Don’t charge your MacBook Pro from the left side. Use the right side.

Ever since September 2019 I had this issue with my MacBook Pro where kernel_task would sometimes spike up to > 1000% (!) CPU load and drain my battery – even while connected to a charger.

Upon disconnecting the charger, the load would drop back to normal levels. But on reconnecting kernel_task would be at it again.

~

A few weeks ago I saw this tweet float by:

And yes, that totally explained my problem. As the linked StackExchange thread mentions:

High CPU usage by kernel_task is caused by high Thunderbolt Left Proximity temperature, which is caused by charging and having normal peripherals plugged in at the same time.

So the fix is simple: don’t charge your MacBook from the left side but use the right side.

Now this is not something I’d expect from a +$3000 costing machine but as the late Steve Jobs would say: “You’re holding charging it wrong” … ¯\_(ツ)_/¯

In Apple’s support article on it the function of kernel_task itself is explained in detail:

One of the functions of kernel_task is to help manage CPU temperature by making the CPU less available to processes that are using it intensely. In other words, kernel_task responds to conditions that cause your CPU to become too hot, even if your Mac doesn’t feel hot to you. It does not itself cause those conditions. When the CPU temperature decreases, kernel_task automatically reduces its activity.

So it’s basically kernel_task trying to steal CPU cycles from other processes, so that those processes don’t overheat the system.

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Installing old OS X versions: fixing “OS X could not be installed on your computer”

Here in Belgium schools are locked down due to #coronavirus. With the school of my two oldest kids now switching to remote teaching, I took the time to set up my old MacBook Pro (model late 2008) for my two oldest kids to use. That didn’t go without any hiccups though: the OS X installer refused to install …

The MacBook I had shelved a long time ago was still running OS X Mavericks. As that version was quite showing its age – and didn’t seem to support 2FA for use with my Apple ID – I decided to upgrade it to El Capitan, of which I still had the installer app lying around. I opened up the installer, it prepared some things, and nicely asked to reboot. Upon reboot the installer was ready to install, but when actually starting it greeted me with this error message:

OS X could not be installed on your computer.

No packages were eligible for install. Contact the software manufacturer for assistance. Quit the installer to restart your computer and try again.

Uhoh! Restarting the MacBook, as suggested, did nothing: the installer kept showing that same error message. Trying to change the startup disk to get back into Mavericks (by pressing ⌥+R upon starting the machine) also didn’t help, as I could only launch the installer and a recovery partition. Yes, the machine was actually stuck in a loop where it would only launch the installer and the installer wouldn’t install.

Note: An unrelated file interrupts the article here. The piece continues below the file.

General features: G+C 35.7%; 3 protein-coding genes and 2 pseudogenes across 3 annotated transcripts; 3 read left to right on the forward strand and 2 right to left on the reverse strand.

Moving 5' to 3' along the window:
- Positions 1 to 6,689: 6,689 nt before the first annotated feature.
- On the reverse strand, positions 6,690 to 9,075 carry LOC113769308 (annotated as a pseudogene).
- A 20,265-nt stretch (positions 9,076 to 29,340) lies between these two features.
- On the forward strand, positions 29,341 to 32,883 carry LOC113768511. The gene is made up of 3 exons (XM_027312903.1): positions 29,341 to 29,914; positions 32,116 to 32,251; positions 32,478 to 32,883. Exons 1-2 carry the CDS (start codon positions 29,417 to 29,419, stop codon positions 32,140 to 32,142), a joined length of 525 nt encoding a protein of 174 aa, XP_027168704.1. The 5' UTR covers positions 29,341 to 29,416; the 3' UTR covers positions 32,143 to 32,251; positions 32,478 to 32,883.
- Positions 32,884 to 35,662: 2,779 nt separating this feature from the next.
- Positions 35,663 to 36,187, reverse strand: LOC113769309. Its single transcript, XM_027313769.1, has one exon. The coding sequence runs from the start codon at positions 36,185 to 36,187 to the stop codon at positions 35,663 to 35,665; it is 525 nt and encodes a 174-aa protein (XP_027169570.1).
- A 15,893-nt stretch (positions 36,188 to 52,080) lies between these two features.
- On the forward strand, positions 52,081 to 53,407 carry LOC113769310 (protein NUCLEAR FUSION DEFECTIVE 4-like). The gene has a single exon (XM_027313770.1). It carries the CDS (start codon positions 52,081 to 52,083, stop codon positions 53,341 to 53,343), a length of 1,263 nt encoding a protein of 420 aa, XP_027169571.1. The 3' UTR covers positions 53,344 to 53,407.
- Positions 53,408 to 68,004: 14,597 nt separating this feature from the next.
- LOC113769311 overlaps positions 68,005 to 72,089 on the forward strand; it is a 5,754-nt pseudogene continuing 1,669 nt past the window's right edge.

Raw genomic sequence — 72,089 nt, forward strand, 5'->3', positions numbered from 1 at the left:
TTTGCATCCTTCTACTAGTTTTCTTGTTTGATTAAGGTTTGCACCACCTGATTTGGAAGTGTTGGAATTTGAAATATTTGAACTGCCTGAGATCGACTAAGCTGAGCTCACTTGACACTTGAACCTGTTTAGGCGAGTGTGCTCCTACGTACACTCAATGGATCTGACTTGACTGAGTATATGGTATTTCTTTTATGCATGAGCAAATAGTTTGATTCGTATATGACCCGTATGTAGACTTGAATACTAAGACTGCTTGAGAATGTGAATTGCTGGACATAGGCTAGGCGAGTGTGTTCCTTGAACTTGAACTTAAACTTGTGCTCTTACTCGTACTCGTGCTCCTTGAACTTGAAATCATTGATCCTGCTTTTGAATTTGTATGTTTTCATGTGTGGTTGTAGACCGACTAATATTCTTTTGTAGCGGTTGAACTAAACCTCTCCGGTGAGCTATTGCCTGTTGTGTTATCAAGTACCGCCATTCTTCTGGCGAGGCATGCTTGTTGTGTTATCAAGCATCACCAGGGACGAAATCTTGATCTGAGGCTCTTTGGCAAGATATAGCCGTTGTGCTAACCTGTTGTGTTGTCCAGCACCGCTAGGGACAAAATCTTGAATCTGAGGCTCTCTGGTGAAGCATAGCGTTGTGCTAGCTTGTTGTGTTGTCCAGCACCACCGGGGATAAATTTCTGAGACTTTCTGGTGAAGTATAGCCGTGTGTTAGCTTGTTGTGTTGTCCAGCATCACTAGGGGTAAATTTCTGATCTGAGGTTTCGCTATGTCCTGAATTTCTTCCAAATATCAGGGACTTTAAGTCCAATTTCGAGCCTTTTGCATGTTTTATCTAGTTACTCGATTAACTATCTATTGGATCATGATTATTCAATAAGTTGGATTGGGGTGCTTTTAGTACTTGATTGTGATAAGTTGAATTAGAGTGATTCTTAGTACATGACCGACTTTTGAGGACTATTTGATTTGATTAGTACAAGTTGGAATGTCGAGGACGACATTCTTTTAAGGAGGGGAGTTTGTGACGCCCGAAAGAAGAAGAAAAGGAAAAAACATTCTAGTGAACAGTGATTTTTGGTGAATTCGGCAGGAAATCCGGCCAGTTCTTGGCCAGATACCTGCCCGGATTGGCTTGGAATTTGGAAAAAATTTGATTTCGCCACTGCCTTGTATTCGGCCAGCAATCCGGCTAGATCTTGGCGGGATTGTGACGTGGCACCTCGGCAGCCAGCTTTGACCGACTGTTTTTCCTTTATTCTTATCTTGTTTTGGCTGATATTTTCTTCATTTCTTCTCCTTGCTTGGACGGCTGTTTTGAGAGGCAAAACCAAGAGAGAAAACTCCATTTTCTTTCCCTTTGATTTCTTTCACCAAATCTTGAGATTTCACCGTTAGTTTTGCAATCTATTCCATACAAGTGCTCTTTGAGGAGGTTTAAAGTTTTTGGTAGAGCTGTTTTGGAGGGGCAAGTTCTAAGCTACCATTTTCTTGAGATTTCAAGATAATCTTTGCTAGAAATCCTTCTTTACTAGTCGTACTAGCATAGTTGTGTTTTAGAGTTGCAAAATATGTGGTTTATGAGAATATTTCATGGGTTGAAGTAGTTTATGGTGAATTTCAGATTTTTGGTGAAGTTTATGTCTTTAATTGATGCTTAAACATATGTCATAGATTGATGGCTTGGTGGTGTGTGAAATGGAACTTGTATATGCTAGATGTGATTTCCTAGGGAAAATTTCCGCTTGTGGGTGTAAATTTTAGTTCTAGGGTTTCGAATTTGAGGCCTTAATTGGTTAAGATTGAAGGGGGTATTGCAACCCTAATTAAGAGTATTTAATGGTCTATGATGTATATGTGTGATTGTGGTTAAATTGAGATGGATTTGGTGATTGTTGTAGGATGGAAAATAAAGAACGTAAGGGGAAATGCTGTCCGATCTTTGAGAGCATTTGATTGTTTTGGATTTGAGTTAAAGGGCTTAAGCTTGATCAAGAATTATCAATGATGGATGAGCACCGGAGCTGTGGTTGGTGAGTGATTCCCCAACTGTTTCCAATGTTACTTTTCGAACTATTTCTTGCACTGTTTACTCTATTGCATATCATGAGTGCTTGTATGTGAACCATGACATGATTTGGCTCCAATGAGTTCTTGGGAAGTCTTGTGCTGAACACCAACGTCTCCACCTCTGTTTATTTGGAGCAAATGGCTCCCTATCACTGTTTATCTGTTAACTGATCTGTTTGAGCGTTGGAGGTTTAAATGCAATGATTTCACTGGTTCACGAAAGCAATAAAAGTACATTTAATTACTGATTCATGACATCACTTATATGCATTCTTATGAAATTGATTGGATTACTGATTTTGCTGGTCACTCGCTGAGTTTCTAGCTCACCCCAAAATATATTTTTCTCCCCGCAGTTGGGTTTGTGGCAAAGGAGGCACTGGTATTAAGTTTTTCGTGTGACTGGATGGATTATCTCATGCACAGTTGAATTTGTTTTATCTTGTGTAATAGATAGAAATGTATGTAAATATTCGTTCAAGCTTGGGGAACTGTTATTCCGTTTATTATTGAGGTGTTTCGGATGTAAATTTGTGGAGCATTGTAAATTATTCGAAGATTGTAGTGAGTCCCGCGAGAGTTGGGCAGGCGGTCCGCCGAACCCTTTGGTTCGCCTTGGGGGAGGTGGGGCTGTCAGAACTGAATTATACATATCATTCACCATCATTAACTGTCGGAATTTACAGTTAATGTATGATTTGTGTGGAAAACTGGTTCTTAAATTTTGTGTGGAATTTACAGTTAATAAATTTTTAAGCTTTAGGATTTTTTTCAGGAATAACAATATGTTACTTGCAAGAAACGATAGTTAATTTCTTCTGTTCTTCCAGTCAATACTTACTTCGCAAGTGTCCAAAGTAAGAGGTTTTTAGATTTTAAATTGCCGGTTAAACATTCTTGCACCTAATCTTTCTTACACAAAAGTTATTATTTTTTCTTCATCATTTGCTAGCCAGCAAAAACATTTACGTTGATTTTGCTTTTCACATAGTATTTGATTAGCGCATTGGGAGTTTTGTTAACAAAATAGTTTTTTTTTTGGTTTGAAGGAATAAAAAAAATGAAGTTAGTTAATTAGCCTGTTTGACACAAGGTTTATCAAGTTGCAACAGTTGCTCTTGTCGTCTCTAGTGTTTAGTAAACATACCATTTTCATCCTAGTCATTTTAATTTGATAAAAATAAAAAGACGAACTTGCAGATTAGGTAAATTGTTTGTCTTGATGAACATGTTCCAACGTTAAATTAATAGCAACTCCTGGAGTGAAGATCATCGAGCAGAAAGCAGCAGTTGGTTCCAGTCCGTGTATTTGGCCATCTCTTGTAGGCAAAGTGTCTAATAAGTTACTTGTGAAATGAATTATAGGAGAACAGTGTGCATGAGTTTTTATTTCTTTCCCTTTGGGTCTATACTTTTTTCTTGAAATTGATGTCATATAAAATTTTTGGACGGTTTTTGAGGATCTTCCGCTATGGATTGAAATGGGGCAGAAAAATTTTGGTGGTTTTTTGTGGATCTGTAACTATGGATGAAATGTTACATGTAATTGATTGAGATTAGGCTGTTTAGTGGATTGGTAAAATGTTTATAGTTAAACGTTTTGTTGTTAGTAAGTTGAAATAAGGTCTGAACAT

~

With a Google Search Coupon in hand I found that the installer refuses service because the certificate it was signed with (some time back in 2015, when El Capitan was released) got expired by now.

Thankfully one can easily circumvent this expiration by simply changing the date of your system. You can do this before starting the installer, or through a Terminal if the installer is already loaded (as it was in my case).

  1. In the OS X Installer, choose Utilities > Terminal.
  2. Enter date 020101012016 and press Enter.
  3. Quit Terminal and reboot to retry the installation.

💡 In this particular Terminal you’re running as root, so no need for sudo here 😉

Here the date is being set to Feb 1st, 2016. You might need to tweak the date a bit depending on when you downloaded the installer originally (as it might be signed with a different certificate). Be sure to set it no earlier than the release date of the OS X version you’re trying to install.

💡 The syntax for the date command is a bit counterintuitive. Choosing your own date will require some puzzling from your end:

date [-jnu] [[[mm]dd]HH]MM[[cc]yy][.ss]

   cc      Century (either 19 or 20) prepended to the abbreviated year.
   yy      Year in abbreviated form (e.g., 89 for 1989, 06 for 2006).
   mm      Numeric month, a number from 1 to 12.
   dd      Day, a number from 1 to 31.
   HH      Hour, a number from 0 to 23.
   MM      Minutes, a number from 0 to 59.
   ss      Seconds, a number from 0 to 61 (59 plus a maximum of two leap seconds).

~

Later versions of OS X, such as High Sierra, have become a bit smarter: they give you the warning upfront – when first launching the Installer.app – instead of after having prepared your disk for installation.

~

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New WebKit Features in Safari 13.1

This year’s spring releases of Safari 13.1 for macOS Catalina, iPadOS, iOS, and watchOS bring a tremendous number of WebKit improvements for the web across Apple’s platforms. All of this with many more updates for improved privacy, performance, and a host of new tools for web developers.

These features stand out to me:

  • Pointer and Mouse Events on iPadOS
  • Web Animations API
  • Async Clipboard API
  • JavaScript Improvements: String.prototype.replaceAll() and Nullish Coalescing (??)
  • ResizeObserver
  • HTML enterkeyhint Attribute
  • Media APIs: Picture-in-Picture API and Remote Playback API
  • Subtitles and Captions

Great to see things like ResizeObserver finally make it into Safari. The Web Anmations even have gotten their own entry on the WebKit Blog.

~

The enterkeyhint attribute is something new to me. As the spec states, it allows you to set the word to be used on the enter button on virtual keyboards: